The car is not unmarked—in fact, it’s very conspicuous. It’s about 8:30 in the morning, and I’ve been told to meet the Haitian-American rapper Mach-Hommy at a cafe east of downtown Los Angeles. The moment I find a patio chair, however, my phone rings. A woman’s voice: “Change of plans. Mach’s friend is there; he’ll take you to where Mach is.” A slender man of about 70, wearing a surgical mask and grey hair down to his shoulders, appears above my table. He tells me to follow him into a yellow Volkswagen Beetle with bold black stripes and, he says, a much more powerful engine than I’m expecting. “I only care about three things,” the man tells me as we buckle in: “God, dentistry… and cars.” We peel out of the arts district and careen toward I-10.
Without going too far into detail, the dentist’s methods are unconventional. His theories about what many commonly-used materials do to the bloodstream and nervous system are distinctly Californian: at once outlandish and full of intuitive sense. He says he blends his own alloy for his patients’ fillings and speaks like a Pynchon stoner (“Guys these days, they’re whacking off, looking at their iPhones… there’s no more Howard Hughes”). An hour into our drive—I eventually realize we’re going to, or maybe past, Malibu—he pulls off the highway to show me the buildings that house HRL Laboratories, the opaque aerospace research firm Hughes founded in the ‘40s.
We finally arrive at a secluded property that overlooks the Pacific Ocean. The only building on the expansive lot is a custom-built studio which belongs to a well-known film composer. This is surrounded by a moat for koi fish who have a Pavlovian attachment to a large gong; the interior walls, an assistant shows us with Vanna White flair, move on tracks fixed to the ceiling. There’s a piano signed by those who have written or recorded here, everyone from Ariana Grande to Fran Drescher. Toward the back—toward the ocean—in a white Martin Brodeur jersey is Mach-Hommy, his startlingly tall frame folded into an office chair, staring patiently at a mixing board.
Mach is here to listen to an early mix of his new album, Balens Cho, which was released last week. (The title means Hot Candles in the Kreyol he frequently lapses into on record.) Even in its unfinished state, Balens Cho is full of warmth: horns and sampled vocals that provide spines in the mix, touches of soul, rich drums. Despite this, I tell him, it sounds like a winter record. Mach—in the Devils jersey, smirking against the California sun—nods. “That’s seasonal depression,” he says. “You know what it is.”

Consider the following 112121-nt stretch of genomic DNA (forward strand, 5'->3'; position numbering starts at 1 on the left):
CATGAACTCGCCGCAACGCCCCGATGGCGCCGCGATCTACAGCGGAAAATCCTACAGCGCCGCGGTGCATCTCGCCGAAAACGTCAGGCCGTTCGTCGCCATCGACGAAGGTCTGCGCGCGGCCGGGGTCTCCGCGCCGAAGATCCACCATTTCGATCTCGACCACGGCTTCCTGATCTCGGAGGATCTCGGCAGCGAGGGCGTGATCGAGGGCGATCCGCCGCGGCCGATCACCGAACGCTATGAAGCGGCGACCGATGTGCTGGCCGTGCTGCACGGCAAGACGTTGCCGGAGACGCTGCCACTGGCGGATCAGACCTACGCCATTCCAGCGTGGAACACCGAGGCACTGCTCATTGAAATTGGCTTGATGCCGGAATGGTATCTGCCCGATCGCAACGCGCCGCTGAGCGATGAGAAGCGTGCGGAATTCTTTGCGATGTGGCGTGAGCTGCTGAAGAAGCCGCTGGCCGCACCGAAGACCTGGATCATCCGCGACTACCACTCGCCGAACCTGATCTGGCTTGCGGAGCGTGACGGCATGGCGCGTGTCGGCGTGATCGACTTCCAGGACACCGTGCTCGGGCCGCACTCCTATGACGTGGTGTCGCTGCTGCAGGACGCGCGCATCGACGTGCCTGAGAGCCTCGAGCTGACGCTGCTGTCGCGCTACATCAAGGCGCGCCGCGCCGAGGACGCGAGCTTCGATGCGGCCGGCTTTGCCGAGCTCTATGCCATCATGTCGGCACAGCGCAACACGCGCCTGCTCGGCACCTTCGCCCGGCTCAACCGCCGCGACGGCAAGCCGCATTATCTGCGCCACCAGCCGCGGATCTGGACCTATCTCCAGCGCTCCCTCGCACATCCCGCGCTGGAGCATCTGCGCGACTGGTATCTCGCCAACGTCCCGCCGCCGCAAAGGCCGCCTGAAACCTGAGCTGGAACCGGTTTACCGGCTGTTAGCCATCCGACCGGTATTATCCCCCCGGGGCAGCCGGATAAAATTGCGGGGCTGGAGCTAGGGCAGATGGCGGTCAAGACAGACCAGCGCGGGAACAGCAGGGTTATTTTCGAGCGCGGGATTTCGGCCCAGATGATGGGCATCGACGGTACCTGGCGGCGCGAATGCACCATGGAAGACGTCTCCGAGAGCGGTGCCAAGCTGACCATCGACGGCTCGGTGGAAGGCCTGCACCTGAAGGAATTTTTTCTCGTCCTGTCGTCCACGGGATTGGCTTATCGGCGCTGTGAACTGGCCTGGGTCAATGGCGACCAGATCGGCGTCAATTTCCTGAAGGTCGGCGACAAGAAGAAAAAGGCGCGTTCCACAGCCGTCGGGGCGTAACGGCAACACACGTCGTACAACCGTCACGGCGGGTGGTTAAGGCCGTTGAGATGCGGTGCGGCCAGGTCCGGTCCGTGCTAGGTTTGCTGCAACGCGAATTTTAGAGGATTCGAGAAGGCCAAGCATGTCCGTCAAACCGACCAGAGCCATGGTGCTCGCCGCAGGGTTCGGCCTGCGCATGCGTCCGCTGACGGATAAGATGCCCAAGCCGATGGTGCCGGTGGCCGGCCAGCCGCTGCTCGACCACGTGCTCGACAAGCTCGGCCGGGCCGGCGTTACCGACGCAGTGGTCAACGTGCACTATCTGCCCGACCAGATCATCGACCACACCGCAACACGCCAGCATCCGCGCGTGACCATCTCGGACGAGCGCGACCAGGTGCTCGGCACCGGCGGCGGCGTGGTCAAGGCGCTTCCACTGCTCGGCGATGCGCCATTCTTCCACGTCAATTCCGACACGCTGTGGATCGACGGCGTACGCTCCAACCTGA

Over the past five years, Mach has made some of the strangest, most incisive, most tantalizingly intertextual rap music in the world. Until recently, only a modest percentage of it was widely available on streaming platforms: After selling his breakthrough LP, 2016’s Haitian Body Odor, through Instagram, he proceeded to list many of his albums for hundreds of dollars on Bandcamp and other websites. This scarcity helped create an aura of mystery that stood in for traditional press hype, but the records themselves hold up to careful scrutiny. He has a pliable voice that effectively communicates contempt (often) or longing (selectively); his writing seems like collage until it doesn’t, breaking from interpolated lyrics and allusion into richly rendered scenes from his own memory. His album from this May, Pray for Haiti, is his most acclaimed and widely-heard to date, an ecstatic burst of ancient wisdom and Vetements linen. In person, he sounds much as he does on wax, speaking in a blend of cryptic wisdom and joking asides.
He is also, at least for now, completely anonymous. There are few pictures of him without a mask—or more often, a Haitian flag fashioned into a bandana to cover his face—and a Google search for “mach-hommy real name” does not even return bad guesses. (This elusiveness is evidently a quality he appreciates in others. “I couldn’t find your face anywhere,” he says to me shortly after I arrive at the studio. “I got people who wanna see you. They’re like, ‘You’re gonna talk to this guy? Find a picture for me.’ I told them, ‘I can’t—he worse than me—I’ve gotta talk to him.’”)
In keeping with this spirit, he grants few interviews. His decision to speak on the record now has less to do with album cycles than with the trust fund he established earlier this year, in conjunction with Pray for Haiti’s release. Moving into the philanthropic world “requires me to gain control of the narrative,” he says. “It’s a different level of responsibility.” According to Mach, the fund will prioritize education and emerging technologies. “We’re focused on building opportunity—that means to build a school, physically,” he says. “I want to build a technology institute that focuses on Web 3.0, blockchain, AI, and eventually robotics. I want to even the playing field and give the Haitian children a chance to compete in the competitive markets that have yet to fully develop.” In November, he dropped a Kaytranada collaboration called “$payforhaiti,” its title the Cash App tag for the fund.
Though Mach grew up in Newark, he also spent significant time in Port au Prince. “I was programmed,” he says. “Cultural programming. Familial programming.” He developed early on a belief in what he calls the “unshakable firmament” of the Haitian social fabric. He cites the superb education he received there, and cultural differences that he concedes might sound “ridiculous” to outsiders. “You don’t have to worry about stealing, basic shit like that,” he says. So Newark represented a serious culture shock. “It’s like, ‘Yo, what the fuck—people steal shit?’ I don’t come from that! Or, I didn’t—I do now,” he says, laughing.
It’s only a little bit of a joke: Mach adjusted. “Regardless of who my family is, or what they did or didn’t do, I always was going to get to a point where I had to get to know my surroundings,” he says. But as he was adapting to America, he witnessed his people being used as the butt of jokes and punchlines on the rap records he began to consume. “One day I woke up and it [was] like, ‘Oh, Haitians will do all kinds of crimes for you for pennies on the dollar. Get your Haitians!’”